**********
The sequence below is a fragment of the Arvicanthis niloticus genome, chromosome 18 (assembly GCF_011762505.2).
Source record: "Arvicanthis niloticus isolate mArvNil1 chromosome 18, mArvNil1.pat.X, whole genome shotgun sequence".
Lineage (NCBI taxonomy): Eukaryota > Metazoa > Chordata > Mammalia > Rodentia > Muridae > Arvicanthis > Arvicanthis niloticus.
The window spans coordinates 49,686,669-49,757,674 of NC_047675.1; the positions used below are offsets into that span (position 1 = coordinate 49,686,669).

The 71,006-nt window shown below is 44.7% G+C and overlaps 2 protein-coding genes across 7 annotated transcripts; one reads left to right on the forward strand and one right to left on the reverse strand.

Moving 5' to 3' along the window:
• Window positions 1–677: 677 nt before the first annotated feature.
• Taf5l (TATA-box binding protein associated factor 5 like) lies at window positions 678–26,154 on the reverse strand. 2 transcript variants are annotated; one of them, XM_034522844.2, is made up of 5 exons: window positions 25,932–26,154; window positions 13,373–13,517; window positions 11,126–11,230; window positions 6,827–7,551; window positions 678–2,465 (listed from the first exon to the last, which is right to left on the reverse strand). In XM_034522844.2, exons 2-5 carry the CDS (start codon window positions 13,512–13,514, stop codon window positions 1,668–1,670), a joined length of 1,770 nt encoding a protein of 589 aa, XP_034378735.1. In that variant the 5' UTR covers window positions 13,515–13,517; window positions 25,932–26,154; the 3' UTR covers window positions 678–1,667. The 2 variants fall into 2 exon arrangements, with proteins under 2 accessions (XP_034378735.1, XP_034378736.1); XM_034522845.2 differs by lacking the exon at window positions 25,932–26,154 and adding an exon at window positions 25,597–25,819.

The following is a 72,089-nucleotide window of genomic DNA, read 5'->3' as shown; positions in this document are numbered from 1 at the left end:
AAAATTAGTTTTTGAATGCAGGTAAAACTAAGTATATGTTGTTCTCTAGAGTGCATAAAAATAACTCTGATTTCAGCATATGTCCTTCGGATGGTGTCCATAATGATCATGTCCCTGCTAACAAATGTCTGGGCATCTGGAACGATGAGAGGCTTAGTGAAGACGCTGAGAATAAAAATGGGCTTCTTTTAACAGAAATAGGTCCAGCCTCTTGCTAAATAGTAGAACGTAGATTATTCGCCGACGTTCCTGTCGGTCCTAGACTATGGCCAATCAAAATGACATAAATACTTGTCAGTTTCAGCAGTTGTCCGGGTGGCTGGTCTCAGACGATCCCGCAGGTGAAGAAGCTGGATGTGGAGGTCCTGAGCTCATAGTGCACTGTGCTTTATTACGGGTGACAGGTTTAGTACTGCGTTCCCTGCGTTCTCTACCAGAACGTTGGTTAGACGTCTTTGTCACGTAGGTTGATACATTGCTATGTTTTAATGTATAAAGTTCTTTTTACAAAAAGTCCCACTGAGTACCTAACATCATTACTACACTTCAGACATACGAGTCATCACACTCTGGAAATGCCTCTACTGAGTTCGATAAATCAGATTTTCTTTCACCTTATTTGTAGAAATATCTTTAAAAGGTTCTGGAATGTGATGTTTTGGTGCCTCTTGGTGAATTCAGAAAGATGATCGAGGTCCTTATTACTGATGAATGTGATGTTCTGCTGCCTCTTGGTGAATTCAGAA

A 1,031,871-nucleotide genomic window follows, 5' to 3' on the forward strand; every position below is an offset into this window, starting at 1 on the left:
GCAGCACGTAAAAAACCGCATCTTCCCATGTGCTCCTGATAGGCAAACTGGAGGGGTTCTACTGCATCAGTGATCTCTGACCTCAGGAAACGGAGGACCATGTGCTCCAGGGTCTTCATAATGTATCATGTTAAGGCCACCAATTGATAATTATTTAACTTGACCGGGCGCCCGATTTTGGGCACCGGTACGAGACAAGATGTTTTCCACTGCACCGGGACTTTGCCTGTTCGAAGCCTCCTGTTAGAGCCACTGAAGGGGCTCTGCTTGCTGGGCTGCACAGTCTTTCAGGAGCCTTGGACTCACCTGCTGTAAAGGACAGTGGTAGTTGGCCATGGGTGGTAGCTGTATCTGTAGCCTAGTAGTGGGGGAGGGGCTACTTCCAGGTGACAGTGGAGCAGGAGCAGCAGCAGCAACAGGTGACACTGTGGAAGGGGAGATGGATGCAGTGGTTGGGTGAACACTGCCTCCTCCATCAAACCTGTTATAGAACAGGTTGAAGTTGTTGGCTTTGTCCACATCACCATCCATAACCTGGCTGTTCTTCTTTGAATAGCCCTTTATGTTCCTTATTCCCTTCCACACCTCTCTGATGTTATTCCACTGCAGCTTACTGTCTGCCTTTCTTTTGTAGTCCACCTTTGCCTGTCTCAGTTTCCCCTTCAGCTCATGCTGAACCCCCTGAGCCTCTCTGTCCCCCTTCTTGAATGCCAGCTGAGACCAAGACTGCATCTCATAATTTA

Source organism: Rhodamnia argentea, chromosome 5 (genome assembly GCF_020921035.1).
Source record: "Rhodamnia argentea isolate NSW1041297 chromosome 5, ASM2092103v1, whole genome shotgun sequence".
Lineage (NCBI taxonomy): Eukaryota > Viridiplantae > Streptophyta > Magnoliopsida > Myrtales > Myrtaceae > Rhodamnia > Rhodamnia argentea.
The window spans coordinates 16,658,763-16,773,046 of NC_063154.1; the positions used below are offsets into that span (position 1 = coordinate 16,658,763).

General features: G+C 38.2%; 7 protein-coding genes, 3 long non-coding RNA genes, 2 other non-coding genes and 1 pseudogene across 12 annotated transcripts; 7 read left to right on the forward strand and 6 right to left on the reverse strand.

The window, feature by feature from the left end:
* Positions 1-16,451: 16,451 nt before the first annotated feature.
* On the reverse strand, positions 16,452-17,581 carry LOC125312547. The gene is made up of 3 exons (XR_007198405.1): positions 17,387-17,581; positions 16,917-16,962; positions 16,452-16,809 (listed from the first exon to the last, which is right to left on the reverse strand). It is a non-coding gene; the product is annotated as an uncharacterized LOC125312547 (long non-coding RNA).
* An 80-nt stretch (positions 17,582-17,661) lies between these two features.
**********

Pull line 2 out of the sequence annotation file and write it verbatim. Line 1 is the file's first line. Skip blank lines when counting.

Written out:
Source record: "Arvicanthis niloticus isolate mArvNil1 chromosome 18, mArvNil1.pat.X, whole genome shotgun sequence".